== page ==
It's Official: Drop-Side Baby Cribs Have Been Outlawed

baby crib, baby cribs
The drop-side crib has been outlawed.

An icon of babyhood has been kicked to the curb. Drop-side baby cribs, which have brought 30 babies to their death in the last decade, were outlawed yesterday.

By a unanimous vote, the Consumer Product Safety Commission banned the manufacture, sale and resale of cribs that have a movable side.

This is good news for expectant parents — they can make plans to get an approved crib. But the ban leaves parents on their last months of crib-use needing to decide what’s best to do.

The Los Angeles Times explains that the drop-side was a feature that allowed parents to more easily reach infants and young children sleeping in the cribs, which had mattresses low enough to keep them from rolling and, eventually, climbing out.

But over the past decade, dozens of infants and toddlers have become trapped when the drop side separated from the rest of the crib and millions have been recalled in the last few years.

Now that the drop side has been outlawed, all cribs must now have fixed sides — a requirement that will go into place in June 2011. Hotels and childcare centers are also prohibited from using drop-side cribs, though the CPSC is giving them a year to replace their gear.

The agency is also requiring better testing of newly cribs requiring product safety inspectors to apply force to the bottoms and sides of cribs that mimic older babies and toddlers in the cribs.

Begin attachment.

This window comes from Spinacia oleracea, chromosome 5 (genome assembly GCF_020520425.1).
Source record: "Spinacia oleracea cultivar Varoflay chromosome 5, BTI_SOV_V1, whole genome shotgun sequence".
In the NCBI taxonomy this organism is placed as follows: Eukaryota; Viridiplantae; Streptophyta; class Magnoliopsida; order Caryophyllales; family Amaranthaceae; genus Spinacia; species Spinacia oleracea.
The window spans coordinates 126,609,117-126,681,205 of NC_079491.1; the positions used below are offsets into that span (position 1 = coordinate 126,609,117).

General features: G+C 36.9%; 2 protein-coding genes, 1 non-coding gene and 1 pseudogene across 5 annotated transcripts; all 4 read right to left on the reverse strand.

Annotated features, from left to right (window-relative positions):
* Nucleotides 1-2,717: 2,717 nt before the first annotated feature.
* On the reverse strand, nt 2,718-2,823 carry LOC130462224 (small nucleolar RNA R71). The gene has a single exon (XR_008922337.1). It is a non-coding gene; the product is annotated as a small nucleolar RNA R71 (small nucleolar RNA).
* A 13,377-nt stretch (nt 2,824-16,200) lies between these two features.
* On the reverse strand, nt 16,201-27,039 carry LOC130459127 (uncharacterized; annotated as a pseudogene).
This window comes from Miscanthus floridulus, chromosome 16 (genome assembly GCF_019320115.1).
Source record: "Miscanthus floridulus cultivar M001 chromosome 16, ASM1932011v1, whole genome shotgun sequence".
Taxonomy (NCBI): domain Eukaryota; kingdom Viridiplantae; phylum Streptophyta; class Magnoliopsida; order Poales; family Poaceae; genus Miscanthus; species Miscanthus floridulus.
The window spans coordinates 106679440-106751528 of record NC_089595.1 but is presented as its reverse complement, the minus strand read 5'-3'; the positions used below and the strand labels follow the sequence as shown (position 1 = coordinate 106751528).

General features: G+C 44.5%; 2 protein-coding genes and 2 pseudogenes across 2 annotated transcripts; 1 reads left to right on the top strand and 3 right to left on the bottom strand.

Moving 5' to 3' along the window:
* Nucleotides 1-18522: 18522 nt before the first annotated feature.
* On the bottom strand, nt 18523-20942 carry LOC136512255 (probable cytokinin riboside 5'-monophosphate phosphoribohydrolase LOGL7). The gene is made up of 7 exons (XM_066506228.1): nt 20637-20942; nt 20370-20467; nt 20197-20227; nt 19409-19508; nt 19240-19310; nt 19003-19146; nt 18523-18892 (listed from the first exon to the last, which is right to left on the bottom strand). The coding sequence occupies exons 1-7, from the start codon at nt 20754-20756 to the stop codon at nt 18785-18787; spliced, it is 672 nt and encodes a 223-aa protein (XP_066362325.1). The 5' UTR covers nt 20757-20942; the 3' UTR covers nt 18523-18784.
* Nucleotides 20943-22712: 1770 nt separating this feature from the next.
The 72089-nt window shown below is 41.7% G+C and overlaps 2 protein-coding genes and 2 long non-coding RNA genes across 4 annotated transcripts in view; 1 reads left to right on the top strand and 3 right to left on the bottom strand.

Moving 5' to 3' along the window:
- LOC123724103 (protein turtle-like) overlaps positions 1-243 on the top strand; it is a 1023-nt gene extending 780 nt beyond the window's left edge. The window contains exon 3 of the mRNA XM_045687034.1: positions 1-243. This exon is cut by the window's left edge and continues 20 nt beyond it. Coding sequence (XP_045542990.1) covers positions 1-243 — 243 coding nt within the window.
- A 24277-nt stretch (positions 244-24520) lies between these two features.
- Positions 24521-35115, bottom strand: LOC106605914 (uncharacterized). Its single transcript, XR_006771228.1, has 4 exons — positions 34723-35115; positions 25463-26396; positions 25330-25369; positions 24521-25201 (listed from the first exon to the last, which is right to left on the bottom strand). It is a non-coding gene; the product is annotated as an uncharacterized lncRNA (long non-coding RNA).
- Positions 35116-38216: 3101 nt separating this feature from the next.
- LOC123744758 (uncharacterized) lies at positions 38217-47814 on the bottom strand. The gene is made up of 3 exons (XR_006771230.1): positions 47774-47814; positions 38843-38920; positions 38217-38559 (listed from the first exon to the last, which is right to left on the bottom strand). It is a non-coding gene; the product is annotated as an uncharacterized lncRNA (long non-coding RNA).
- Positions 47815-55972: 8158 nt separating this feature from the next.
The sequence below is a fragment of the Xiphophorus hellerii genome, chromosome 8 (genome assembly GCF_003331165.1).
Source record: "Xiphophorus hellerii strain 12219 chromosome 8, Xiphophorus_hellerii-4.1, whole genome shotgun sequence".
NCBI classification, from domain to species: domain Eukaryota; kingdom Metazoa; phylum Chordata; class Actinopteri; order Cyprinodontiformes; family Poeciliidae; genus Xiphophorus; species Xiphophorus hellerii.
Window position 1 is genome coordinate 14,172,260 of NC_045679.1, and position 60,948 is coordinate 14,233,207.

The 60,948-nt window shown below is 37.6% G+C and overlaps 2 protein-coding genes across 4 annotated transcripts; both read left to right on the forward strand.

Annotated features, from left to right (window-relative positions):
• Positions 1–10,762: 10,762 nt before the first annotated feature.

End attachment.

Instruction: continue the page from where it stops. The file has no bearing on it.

Some 9 million cribs have been recalled over the last 10 years after more and more deaths were reported due to detaching parts in the drop side, which allowed a V-shaped opening for a child’s neck to slip into.

We own a hand-me-down drop-side crib, which my now 2-year-0ld (and very last) child is still sleeping in. Indeed, it’s on the slightly rickety side and the plan had always been to toss it in the trash once he moved into a bed. Last night, after reading about the ban, we went in and reinforced with duct tape the top and bottom corners at every point where one side met another (including the non-drop-side). It’s a step that we’re comfortable with. Like a lot of people, we aren’t going to buy a new crib just to use for a few months and this seemed the best strategy for us and the safety of our son.

Do you have a drop-side? What will you do in light of this latest safety measure?

Article Posted 6 years Ago

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